The Russian could be tried at a U.S. military facility, such as the Naval Brig in Charleston, S.C., officials said.

Some in the administration say that conducting a successful commission case in the United States could help persuade Congress to lift its ban on bringing Guantanamo detainees here for prosecution or imprisonment. Obama remains committed to closing the facility in Cuba, and officials said there is no long-term alternative for about 20 of the remaining Guantanamo prisoners other than bringing them here.

The administration initially hoped to at least put off resolving the issue of third-country detainees in Afghanistan by including continued U.S. custody of them under the recently negotiated bilateral security accord with the Kabul government. The idea was that each country would recognize a joint right to detain foreign nationals as unlawful combatants.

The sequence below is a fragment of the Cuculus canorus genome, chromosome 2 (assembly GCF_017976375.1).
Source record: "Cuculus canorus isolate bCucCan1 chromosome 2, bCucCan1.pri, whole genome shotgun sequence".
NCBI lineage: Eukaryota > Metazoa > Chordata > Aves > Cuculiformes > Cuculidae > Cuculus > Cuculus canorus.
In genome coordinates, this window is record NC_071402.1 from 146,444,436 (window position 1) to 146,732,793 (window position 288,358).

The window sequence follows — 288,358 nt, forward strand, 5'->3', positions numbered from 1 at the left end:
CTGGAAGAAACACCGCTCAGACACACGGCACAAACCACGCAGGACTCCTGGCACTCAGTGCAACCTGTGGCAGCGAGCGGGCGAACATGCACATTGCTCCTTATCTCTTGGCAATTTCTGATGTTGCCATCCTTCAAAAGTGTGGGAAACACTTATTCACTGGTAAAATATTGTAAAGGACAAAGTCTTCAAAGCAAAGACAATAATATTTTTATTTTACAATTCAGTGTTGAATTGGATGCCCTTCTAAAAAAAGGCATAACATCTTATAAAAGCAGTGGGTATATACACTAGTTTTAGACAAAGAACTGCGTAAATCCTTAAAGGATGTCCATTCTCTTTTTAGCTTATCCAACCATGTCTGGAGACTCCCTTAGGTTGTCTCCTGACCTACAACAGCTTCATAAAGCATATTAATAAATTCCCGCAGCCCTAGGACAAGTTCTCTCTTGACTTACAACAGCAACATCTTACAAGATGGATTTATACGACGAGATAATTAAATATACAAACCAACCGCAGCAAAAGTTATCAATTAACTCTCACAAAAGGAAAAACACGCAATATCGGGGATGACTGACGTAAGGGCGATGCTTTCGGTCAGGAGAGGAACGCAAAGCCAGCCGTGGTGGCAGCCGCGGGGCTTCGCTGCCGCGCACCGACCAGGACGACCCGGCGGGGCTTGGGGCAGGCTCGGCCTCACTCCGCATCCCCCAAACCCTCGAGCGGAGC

“There were a couple of different drafts that addressed this issue, but it was removed because they couldn’t reach agreement on it,” said Rep. Adam B. Schiff (D-Calif.), a member of the House Intelligence Committee. Although U.S. officials said the question of the foreign detainees is still being discussed with Afghan representatives, it will be moot if Afghanistan continues to refuse to sign the overall security agreement and there is no American military presence there after 2014.

If the administration moves to a “zero option” and withdraws all U.S. forces, Schiff said, “our ability to continue any kind of role in their detention in Afghanistan will evaporate.”

But Schiff, who said he had no specific knowledge of the administration’s plans, warned of significant political fallout if Obama attempted an end run around Congress.

“I think the political reality is that there is so much resistance to bringing Guantanamo detainees here to be tried, we would face the same kind of resistance to bringing third-country nationals here from Afghanistan,” he said.

Julie Tate contributed to this report.